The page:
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Historic legal decision on Peel Land Use Plan

Wind River by Peter Mather

Co-authored by Gill Cracknell, CPAWS Yukon Chapter Executive Director and Eric Hebert-Daly, CPAWS National Executive Director

Yesterday the Yukon Supreme Court issued a decision about a lawsuit concerning the Peel Watershed launched in January 2014 by two Yukon First Nations, CPAWS Yukon, and the Yukon Conservation Society.

Smiles, hugs, and tears have flowed freely since the news came in; so many people have come together for the Peel and yesterday’s win was a huge step toward significant protection of the incredible northern watershed.

Justice Ron Veale has ruled that the Yukon government must honour a seven-year process that led to the Final Recommended Land Use Plan for the Peel Watershed in 2011, giving the 67,400 km wilderness watershed 80% protection from industrial development, (55% permanent and 25% interim).

The court order constrains Yukon government to the modifications they proposed at an earlier stage in the process mandated by the Yukon land claims agreements, but the questions of the amount of land protected and access are off limits.  The unilateral plan which the government released in January 2014 has been quashed.

This court decision shows that seven years of land use planning undertaken between the territorial government, affected First Nations, stakeholders and the general public, including CPAWS, was not in vain. It gives respect to the right of Yukon First Nations to have a meaningful say over the fate of their traditional lands, and it provides more hope than we have had in years for conserving one of the most spectacular remaining wilderness regions in the world.

Not only is this a major victory for the people of Yukon and the Yukon First Nations, it is a victory for all of Canada and for the world. The door is now open to the hard work that must follow to establish the protected areas and special conservation zones within the Peel Watershed. That will in turn open the door to new opportunities such as increased sustainable eco-tourism in the region, and will protect a way of life for those who have lived along the Peel since time immemorial. . This decision also provides much needed certainty to all land users in the region, including the resource extraction industry.

CPAWS began working with local first nation members to conserve the Peel Watershed over a decade ago.  You may remember a spectacular book, DVD, art show and speaking tour about the "Three Rivers Journey" organized by former Yukon Chapter Executive Director Juri Peepre. The canoe and rafting trips down the Wind, Snake and Bonnet Plume rivers inspired stunning images and art which toured across Canada bringing awareness of this spectacular region to many of us who have never had the opportunity to go there. .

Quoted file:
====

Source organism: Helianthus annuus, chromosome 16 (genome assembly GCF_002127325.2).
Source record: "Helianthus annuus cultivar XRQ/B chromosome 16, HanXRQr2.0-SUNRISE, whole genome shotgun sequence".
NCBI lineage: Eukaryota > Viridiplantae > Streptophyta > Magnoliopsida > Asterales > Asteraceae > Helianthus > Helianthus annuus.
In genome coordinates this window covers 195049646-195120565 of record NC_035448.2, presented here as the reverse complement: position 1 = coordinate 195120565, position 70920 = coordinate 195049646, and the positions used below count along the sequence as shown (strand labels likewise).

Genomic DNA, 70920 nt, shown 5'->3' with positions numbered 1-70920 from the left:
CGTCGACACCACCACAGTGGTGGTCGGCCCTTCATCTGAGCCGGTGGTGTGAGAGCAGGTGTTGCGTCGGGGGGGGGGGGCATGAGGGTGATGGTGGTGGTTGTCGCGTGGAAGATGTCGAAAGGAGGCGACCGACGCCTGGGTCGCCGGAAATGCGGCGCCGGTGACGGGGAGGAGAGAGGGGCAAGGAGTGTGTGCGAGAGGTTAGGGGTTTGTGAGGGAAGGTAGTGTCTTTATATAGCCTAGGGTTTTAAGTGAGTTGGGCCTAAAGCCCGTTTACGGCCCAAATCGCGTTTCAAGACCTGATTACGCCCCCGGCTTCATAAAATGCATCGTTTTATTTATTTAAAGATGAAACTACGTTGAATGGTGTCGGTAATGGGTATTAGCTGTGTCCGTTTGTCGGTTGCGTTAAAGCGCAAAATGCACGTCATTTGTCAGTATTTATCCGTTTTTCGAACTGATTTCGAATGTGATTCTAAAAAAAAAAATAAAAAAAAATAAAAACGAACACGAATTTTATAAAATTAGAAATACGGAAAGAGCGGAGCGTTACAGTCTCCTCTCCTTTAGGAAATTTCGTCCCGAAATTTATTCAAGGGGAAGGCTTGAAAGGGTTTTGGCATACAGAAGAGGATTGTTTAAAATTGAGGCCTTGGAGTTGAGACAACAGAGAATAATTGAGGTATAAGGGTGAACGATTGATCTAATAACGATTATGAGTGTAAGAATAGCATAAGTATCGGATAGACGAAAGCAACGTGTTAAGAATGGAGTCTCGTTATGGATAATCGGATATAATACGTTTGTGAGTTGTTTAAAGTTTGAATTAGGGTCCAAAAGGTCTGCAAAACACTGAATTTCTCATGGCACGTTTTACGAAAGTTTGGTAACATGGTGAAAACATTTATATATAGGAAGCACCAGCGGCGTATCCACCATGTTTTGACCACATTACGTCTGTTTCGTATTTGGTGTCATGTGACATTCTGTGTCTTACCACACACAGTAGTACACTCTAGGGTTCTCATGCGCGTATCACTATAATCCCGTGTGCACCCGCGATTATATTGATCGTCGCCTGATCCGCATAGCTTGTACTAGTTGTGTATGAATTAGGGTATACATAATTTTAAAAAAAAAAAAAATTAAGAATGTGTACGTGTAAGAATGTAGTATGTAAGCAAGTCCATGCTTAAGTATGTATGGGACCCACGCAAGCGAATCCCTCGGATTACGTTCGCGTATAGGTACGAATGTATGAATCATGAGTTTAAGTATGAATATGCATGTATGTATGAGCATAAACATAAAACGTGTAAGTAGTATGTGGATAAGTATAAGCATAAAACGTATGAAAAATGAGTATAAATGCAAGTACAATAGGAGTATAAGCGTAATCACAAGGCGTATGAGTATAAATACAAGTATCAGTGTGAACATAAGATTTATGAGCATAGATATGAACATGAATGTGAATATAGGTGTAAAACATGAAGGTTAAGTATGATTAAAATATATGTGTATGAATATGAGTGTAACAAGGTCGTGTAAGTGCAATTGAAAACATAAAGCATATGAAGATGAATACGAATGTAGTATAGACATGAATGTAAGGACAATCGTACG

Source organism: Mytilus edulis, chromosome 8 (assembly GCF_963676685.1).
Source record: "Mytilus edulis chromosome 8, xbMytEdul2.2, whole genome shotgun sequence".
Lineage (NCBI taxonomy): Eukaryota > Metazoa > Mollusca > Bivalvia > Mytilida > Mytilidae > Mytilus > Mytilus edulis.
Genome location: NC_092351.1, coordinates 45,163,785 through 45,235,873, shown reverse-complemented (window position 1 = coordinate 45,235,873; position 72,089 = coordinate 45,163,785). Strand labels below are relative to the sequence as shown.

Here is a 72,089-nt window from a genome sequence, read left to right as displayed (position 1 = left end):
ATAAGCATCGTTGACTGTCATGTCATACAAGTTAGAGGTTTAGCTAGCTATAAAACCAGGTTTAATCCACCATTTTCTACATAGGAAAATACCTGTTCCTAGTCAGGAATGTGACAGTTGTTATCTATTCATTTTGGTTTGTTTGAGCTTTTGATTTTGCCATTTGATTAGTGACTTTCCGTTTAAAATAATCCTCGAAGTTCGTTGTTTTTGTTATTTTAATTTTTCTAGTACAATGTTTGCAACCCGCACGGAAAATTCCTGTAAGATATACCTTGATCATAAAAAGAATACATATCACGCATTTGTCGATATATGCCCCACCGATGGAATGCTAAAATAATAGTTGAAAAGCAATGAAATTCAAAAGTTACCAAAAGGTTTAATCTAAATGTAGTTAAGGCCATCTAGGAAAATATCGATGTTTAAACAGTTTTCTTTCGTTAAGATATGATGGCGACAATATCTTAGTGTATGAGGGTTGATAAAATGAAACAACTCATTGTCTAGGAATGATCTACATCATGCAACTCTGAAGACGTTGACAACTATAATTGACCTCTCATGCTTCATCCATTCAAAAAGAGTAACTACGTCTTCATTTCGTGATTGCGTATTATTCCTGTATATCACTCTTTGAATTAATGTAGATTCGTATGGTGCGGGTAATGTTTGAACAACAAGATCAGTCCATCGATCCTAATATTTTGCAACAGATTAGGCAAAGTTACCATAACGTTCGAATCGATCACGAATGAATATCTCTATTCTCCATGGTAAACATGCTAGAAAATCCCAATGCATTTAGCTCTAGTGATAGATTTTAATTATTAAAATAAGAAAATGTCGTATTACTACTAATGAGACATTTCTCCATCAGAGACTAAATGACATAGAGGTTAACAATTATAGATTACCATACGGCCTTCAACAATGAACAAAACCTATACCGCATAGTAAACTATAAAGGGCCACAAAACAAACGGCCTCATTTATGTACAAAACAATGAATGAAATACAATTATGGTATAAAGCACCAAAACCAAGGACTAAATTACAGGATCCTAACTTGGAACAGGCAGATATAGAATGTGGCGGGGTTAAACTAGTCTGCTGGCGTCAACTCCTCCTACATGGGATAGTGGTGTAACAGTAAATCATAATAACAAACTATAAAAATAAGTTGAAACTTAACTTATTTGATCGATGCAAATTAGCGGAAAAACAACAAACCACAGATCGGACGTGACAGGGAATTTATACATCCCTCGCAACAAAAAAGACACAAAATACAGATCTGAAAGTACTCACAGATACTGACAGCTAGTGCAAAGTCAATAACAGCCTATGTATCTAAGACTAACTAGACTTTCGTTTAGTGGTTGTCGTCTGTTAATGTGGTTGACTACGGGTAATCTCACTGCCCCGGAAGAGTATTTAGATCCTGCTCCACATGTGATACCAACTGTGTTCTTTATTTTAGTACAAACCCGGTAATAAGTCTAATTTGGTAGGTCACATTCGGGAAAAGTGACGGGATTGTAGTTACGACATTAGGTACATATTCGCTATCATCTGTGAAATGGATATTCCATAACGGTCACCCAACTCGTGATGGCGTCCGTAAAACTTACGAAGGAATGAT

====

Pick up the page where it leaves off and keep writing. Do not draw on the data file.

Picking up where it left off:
Over the last ten years, CPAWS Yukon has worked steadfastly with our partners through every step of the land use planning process, preparing submissions, sharing information with the public, providing scientific and policy advice, helping to bring traditional knowledge of Indigenous people to a wider audience, all with the goal of conserving one of the most spectacular remaining sets of wild ecosystems on earth.

When faced with a new territorial government in 2011 that wanted to change the way the table was set for the Peel, we knew we were in for a battle. With the help of very generous supporters across Canada and beyond, we were able to dig in and hold our ground. CPAWS Yukon, the First Nations of Nacho Nyak Dun and Tr'ondëk Hwëch'in, and the Yukon Conservation Society joined forces to retain renowned aboriginal rights lawyer Thomas Berger, Q.C. to bring our case to trial.

In Mr Berger's words, "The vindication of this process (of the Land Use Planning Commission based on the Yukon's Umbrella Agreement between Canada, the territory and first nations) is a great victory for the First Nations, the environmental organizations, and all Yukoners.  In the end, one of the world's last great wilderness areas will be protected."

We could not have said it any better.  We are certain that there will be more hard work ahead to turn the Peel Land Use Plan into reality, and we don't yet know how the Yukon Government will react to the verdict. But one thing we do know, CPAWS and our supporters will remain steadfast in our efforts to create a wilderness legacy for generations to come!



Related Media:

- Globe and Mail: Yukon government to re-do preservation plan for massive watershed

- CBC News: Peel watershed: Yukon court strikes down government land use plan